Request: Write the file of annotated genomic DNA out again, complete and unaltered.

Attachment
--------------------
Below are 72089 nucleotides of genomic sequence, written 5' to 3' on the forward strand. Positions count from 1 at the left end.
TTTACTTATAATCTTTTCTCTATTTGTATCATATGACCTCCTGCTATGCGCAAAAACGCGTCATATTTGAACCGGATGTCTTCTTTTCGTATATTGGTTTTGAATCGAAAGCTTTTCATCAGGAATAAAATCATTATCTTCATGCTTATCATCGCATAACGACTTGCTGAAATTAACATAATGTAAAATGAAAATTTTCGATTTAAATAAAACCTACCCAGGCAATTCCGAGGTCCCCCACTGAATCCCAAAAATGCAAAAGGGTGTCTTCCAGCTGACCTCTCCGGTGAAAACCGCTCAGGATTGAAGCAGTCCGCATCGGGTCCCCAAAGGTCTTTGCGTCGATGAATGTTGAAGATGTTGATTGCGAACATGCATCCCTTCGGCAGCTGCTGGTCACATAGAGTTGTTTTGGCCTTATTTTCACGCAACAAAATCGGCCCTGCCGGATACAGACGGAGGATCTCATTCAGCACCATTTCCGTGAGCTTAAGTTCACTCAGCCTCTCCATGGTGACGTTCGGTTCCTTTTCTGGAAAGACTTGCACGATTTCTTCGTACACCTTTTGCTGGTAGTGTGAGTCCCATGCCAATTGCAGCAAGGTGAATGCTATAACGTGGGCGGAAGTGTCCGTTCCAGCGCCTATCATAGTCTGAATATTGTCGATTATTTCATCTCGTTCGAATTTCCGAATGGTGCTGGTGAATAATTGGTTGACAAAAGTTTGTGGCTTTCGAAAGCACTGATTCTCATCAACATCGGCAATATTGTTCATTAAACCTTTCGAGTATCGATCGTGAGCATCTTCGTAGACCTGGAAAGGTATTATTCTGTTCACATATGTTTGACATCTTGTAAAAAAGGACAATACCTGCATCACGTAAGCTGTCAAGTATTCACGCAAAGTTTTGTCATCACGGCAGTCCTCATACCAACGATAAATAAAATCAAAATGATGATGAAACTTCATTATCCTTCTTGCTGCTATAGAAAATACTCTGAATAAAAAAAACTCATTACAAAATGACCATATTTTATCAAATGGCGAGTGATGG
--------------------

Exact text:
Below are 72089 nucleotides of genomic sequence, written 5' to 3' on the forward strand. Positions count from 1 at the left end.
TTTACTTATAATCTTTTCTCTATTTGTATCATATGACCTCCTGCTATGCGCAAAAACGCGTCATATTTGAACCGGATGTCTTCTTTTCGTATATTGGTTTTGAATCGAAAGCTTTTCATCAGGAATAAAATCATTATCTTCATGCTTATCATCGCATAACGACTTGCTGAAATTAACATAATGTAAAATGAAAATTTTCGATTTAAATAAAACCTACCCAGGCAATTCCGAGGTCCCCCACTGAATCCCAAAAATGCAAAAGGGTGTCTTCCAGCTGACCTCTCCGGTGAAAACCGCTCAGGATTGAAGCAGTCCGCATCGGGTCCCCAAAGGTCTTTGCGTCGATGAATGTTGAAGATGTTGATTGCGAACATGCATCCCTTCGGCAGCTGCTGGTCACATAGAGTTGTTTTGGCCTTATTTTCACGCAACAAAATCGGCCCTGCCGGATACAGACGGAGGATCTCATTCAGCACCATTTCCGTGAGCTTAAGTTCACTCAGCCTCTCCATGGTGACGTTCGGTTCCTTTTCTGGAAAGACTTGCACGATTTCTTCGTACACCTTTTGCTGGTAGTGTGAGTCCCATGCCAATTGCAGCAAGGTGAATGCTATAACGTGGGCGGAAGTGTCCGTTCCAGCGCCTATCATAGTCTGAATATTGTCGATTATTTCATCTCGTTCGAATTTCCGAATGGTGCTGGTGAATAATTGGTTGACAAAAGTTTGTGGCTTTCGAAAGCACTGATTCTCATCAACATCGGCAATATTGTTCATTAAACCTTTCGAGTATCGATCGTGAGCATCTTCGTAGACCTGGAAAGGTATTATTCTGTTCACATATGTTTGACATCTTGTAAAAAAGGACAATACCTGCATCACGTAAGCTGTCAAGTATTCACGCAAAGTTTTGTCATCACGGCAGTCCTCATACCAACGATAAATAAAATCAAAATGATGATGAAACTTCATTATCCTTCTTGCTGCTATAGAAAATACTCTGAATAAAAAAAACTCATTACAAAATGACCATATTTTATCAAATGGCGAGTGATGG